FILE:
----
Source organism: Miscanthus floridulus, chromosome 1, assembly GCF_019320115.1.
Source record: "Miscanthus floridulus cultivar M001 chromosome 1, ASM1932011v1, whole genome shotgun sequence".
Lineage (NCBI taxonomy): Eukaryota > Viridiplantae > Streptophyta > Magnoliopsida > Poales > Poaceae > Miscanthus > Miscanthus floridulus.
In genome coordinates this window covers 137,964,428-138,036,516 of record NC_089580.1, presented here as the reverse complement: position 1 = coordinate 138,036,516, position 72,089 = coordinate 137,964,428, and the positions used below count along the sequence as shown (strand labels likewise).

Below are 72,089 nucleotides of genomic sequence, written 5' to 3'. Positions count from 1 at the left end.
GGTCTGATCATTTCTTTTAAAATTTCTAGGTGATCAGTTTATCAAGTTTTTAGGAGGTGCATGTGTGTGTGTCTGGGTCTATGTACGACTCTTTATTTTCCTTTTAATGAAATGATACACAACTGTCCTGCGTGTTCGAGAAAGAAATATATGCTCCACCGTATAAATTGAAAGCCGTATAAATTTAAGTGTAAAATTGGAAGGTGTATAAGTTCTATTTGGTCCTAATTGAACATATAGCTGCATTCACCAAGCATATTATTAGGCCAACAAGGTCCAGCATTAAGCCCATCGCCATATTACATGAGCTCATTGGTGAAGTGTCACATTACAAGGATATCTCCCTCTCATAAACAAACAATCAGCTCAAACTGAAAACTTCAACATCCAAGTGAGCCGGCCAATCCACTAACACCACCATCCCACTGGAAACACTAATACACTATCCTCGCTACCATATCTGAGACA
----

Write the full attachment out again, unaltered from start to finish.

Source organism: Miscanthus floridulus, chromosome 1, assembly GCF_019320115.1.
Source record: "Miscanthus floridulus cultivar M001 chromosome 1, ASM1932011v1, whole genome shotgun sequence".
Lineage (NCBI taxonomy): Eukaryota > Viridiplantae > Streptophyta > Magnoliopsida > Poales > Poaceae > Miscanthus > Miscanthus floridulus.
In genome coordinates this window covers 137,964,428-138,036,516 of record NC_089580.1, presented here as the reverse complement: position 1 = coordinate 138,036,516, position 72,089 = coordinate 137,964,428, and the positions used below count along the sequence as shown (strand labels likewise).

Below are 72,089 nucleotides of genomic sequence, written 5' to 3'. Positions count from 1 at the left end.
GGTCTGATCATTTCTTTTAAAATTTCTAGGTGATCAGTTTATCAAGTTTTTAGGAGGTGCATGTGTGTGTGTCTGGGTCTATGTACGACTCTTTATTTTCCTTTTAATGAAATGATACACAACTGTCCTGCGTGTTCGAGAAAGAAATATATGCTCCACCGTATAAATTGAAAGCCGTATAAATTTAAGTGTAAAATTGGAAGGTGTATAAGTTCTATTTGGTCCTAATTGAACATATAGCTGCATTCACCAAGCATATTATTAGGCCAACAAGGTCCAGCATTAAGCCCATCGCCATATTACATGAGCTCATTGGTGAAGTGTCACATTACAAGGATATCTCCCTCTCATAAACAAACAATCAGCTCAAACTGAAAACTTCAACATCCAAGTGAGCCGGCCAATCCACTAACACCACCATCCCACTGGAAACACTAATACACTATCCTCGCTACCATATCTGAGACA